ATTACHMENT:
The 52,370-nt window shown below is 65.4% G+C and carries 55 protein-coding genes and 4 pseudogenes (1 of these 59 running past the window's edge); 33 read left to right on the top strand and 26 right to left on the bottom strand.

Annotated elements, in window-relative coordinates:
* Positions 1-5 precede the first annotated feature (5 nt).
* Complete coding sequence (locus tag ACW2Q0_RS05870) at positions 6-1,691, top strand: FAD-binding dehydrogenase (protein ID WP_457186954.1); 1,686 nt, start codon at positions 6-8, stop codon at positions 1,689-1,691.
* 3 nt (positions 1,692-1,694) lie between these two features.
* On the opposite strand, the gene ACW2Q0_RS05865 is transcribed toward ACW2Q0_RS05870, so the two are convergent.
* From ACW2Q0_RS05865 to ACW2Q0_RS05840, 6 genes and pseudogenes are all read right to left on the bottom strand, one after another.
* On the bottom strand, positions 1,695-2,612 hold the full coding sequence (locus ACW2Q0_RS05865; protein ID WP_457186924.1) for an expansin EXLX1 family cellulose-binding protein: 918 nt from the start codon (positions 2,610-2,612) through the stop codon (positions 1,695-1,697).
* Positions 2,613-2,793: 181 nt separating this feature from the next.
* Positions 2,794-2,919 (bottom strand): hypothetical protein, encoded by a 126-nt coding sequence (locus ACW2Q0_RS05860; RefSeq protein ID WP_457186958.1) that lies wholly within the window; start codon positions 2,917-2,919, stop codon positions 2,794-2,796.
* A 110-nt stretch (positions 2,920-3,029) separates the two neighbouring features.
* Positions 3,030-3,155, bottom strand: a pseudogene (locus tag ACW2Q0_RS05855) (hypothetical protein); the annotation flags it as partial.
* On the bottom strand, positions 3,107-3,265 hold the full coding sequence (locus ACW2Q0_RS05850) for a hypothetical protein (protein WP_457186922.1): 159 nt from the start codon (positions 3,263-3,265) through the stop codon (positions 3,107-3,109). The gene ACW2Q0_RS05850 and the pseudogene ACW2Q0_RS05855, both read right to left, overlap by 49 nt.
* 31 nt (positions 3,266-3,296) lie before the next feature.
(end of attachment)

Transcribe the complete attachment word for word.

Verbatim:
The 52,370-nt window shown below is 65.4% G+C and carries 55 protein-coding genes and 4 pseudogenes (1 of these 59 running past the window's edge); 33 read left to right on the top strand and 26 right to left on the bottom strand.

Annotated elements, in window-relative coordinates:
* Positions 1-5 precede the first annotated feature (5 nt).
* Complete coding sequence (locus tag ACW2Q0_RS05870) at positions 6-1,691, top strand: FAD-binding dehydrogenase (protein ID WP_457186954.1); 1,686 nt, start codon at positions 6-8, stop codon at positions 1,689-1,691.
* 3 nt (positions 1,692-1,694) lie between these two features.
* On the opposite strand, the gene ACW2Q0_RS05865 is transcribed toward ACW2Q0_RS05870, so the two are convergent.
* From ACW2Q0_RS05865 to ACW2Q0_RS05840, 6 genes and pseudogenes are all read right to left on the bottom strand, one after another.
* On the bottom strand, positions 1,695-2,612 hold the full coding sequence (locus ACW2Q0_RS05865; protein ID WP_457186924.1) for an expansin EXLX1 family cellulose-binding protein: 918 nt from the start codon (positions 2,610-2,612) through the stop codon (positions 1,695-1,697).
* Positions 2,613-2,793: 181 nt separating this feature from the next.
* Positions 2,794-2,919 (bottom strand): hypothetical protein, encoded by a 126-nt coding sequence (locus ACW2Q0_RS05860; RefSeq protein ID WP_457186958.1) that lies wholly within the window; start codon positions 2,917-2,919, stop codon positions 2,794-2,796.
* A 110-nt stretch (positions 2,920-3,029) separates the two neighbouring features.
* Positions 3,030-3,155, bottom strand: a pseudogene (locus tag ACW2Q0_RS05855) (hypothetical protein); the annotation flags it as partial.
* On the bottom strand, positions 3,107-3,265 hold the full coding sequence (locus ACW2Q0_RS05850) for a hypothetical protein (protein WP_457186922.1): 159 nt from the start codon (positions 3,263-3,265) through the stop codon (positions 3,107-3,109). The gene ACW2Q0_RS05850 and the pseudogene ACW2Q0_RS05855, both read right to left, overlap by 49 nt.
* 31 nt (positions 3,266-3,296) lie before the next feature.